With the fifth generation of the Hoka Clifton, Hoka hasn’t changed much from the Clifton 4. The Clifton 5’s midsole and outsole are identical to the 4, and while the upper has changed a little it really doesn’t effect the overall feel of the shoe. Overall, Clifton fans should like the update and it will continue to attract new runners and walkers who want the rocker feel that Hoka provides.
The Clifton 5 follows the same formula as the Cliftons that have come before it – a pretty soft EVA foam molded to provide Hoka’s rocker feel, which is intended to create a super smooth transition and soft overall feel. The only real change is to the upper, and even that is a pretty insignificant tweak.
Hoka Clifton 5 vs Clifton 4:
The revised upper really hasn’t changed the Clifton’s fit – it remains pretty true-to-size with no notable quirks or sizing issues. It might be a little tighter than other Hokas, but not enough to warrant changing sizes from previous Cliftons or another standard-fitting shoe. The width is pretty standard – it might be a little more accommodating than the 4 but wider feet will need a wide.
The Cliftons continue to have the typical Hoka rocker feel and maximal, soft cushioning. While not as tall or soft as the Bondi, the Clifton feels very much like a Hoka. Softer than almost any other shoe on the wall, the Clifton 5 is deceptively light as well. It’s clearly not a racing flat, but the chunky midsole is constructed with a very lightweight foam that allows Hoka to keep the overall weight down. About as soft as a Nimbus, Glycerin, or Vomero – the Clifton isn’t the over-the-top plush ride that the Bondi provides, but it rivals pretty much any non-Hoka on the market.
The Clifton 5 continues to provide some inherent stability with how low you sit in the shoe and with its wide, supportive base. It’s not enough support for runners or walkers who have the need for high amounts of pronation, but for those needing a moderate amount of support they are deceptively supportive for a neutral shoe.
Hoka Clifton vs Hoka Bondi:
Both the Hoka Clifton and Bondi have the typical Hoka One-One rocker feel, with the Bondi being dialed up way higher than the Clifton. The Bondi also has slightly more inherent stability. You feel much lower and lighter in the Clifton, with the Clifton being about half an ounce lighter on the scale and feeling lighter on-foot. Width is about the same, but you have more room in the toebox with the Bondi.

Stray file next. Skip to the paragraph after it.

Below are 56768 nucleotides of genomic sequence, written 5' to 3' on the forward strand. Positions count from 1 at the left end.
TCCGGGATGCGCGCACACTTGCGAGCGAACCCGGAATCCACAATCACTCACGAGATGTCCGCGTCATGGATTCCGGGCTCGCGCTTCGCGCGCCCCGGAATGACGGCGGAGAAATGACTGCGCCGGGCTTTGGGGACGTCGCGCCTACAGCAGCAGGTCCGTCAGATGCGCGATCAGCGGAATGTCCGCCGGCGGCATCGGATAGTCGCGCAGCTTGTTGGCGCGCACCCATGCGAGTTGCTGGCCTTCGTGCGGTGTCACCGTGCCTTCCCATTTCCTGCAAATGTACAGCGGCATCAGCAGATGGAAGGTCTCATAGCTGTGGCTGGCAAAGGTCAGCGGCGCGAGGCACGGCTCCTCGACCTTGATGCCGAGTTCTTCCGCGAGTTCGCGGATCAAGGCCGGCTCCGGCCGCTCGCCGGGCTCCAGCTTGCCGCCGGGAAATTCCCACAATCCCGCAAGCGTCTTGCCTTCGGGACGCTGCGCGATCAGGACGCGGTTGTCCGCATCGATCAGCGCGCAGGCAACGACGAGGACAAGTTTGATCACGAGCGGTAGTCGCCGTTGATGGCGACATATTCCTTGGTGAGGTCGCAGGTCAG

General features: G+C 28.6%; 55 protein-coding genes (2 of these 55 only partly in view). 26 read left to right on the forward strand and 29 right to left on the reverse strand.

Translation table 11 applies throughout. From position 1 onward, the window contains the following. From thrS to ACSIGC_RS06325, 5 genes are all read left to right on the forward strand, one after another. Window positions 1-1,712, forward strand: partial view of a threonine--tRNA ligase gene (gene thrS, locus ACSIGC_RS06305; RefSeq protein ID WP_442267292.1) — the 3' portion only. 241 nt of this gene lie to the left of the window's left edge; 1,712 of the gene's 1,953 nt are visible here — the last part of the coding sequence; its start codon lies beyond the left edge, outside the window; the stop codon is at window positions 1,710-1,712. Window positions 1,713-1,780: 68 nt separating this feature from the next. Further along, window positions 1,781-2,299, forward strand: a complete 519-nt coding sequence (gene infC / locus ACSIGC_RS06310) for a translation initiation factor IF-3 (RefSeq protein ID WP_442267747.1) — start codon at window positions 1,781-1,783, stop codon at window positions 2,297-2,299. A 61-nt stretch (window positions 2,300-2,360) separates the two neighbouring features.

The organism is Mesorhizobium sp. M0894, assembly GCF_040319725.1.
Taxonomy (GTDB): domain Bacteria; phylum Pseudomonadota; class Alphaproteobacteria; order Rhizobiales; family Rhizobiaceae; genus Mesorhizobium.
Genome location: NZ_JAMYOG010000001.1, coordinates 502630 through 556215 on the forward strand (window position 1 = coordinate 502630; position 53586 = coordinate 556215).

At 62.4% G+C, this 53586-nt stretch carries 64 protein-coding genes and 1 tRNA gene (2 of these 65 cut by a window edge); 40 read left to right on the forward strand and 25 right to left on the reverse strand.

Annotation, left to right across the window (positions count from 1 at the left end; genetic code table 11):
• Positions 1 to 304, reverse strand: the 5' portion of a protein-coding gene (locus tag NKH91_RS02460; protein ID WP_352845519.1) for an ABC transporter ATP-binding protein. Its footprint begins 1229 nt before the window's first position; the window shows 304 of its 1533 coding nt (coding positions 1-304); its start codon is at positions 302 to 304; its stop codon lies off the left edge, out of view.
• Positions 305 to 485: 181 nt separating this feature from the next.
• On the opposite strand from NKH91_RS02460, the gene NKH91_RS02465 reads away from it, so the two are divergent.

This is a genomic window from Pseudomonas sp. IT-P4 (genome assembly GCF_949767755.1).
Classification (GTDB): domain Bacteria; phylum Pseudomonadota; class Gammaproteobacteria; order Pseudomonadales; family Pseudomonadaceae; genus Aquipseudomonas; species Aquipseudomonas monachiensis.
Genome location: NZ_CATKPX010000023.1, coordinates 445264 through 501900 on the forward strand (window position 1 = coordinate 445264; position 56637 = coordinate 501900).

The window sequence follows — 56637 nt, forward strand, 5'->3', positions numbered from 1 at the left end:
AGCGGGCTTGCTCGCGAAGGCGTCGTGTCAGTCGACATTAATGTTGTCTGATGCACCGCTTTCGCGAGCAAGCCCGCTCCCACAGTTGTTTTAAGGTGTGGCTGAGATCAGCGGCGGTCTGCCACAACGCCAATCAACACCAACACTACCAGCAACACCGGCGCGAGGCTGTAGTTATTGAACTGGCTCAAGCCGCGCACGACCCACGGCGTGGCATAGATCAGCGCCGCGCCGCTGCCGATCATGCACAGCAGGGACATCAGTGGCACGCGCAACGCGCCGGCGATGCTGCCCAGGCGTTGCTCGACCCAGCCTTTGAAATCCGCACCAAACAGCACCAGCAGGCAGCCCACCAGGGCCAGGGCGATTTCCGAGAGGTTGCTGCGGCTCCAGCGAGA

Hoka Clifton vs Nike Vomero
The Vomero is designed as Nike’s premiere cushioned shoe and the most recent version has been softened up a little to be about as soft as the Clifton. The feeling on each shoe is quite different, with the Vomero having a traditional feel while the Clifton has Hoka’s rocker feel which is much higher and creates a unique transition. Despite how they look, the Clifton is lighter than the Vomero – and the rocker transition helps it feel lighter when you’re actually running. Each run pretty true-to-size and have similar widths.
Hoka Clifton vs Brooks Glycerin
The new Glycerin gets surprisingly close to the softness and smooth rocker transition of the Clifton. Obviously the Clifton is much higher overall and remains slightly softer than the Glycerin, but (intentionally or not,) Brooks has gotten as close as anyone to mimicking the Hoka soft feel in a more traditional shoe. The Glycerin is lighter and less substantial, with only slightly less of a “plush” feel. The Clifton does have some inherent stability due to its cradling midsole while the softer foam of the new Glycerin pretty much removes any inherent stability that it had in the previous couple of versions.
Hoka Clifton vs ASICS Nimbus
Despite being ASICS’ most cushioned mainstream offering, the Nimbus really doesn’t come close to the softness of the Clifton. Compared to the Clifton, the Nimbus feels incredibly low and responsive. That responsive feeling renders the surprising weight difference between the two shoes moot – even though the Clifton weighs considerably less than the Nimbus, you don’t really feel that on your foot. The Nimbus lacks the inherent stability that the Clifton provides, so the Clifton is going to be suitable for a little broader audience of runners and walkers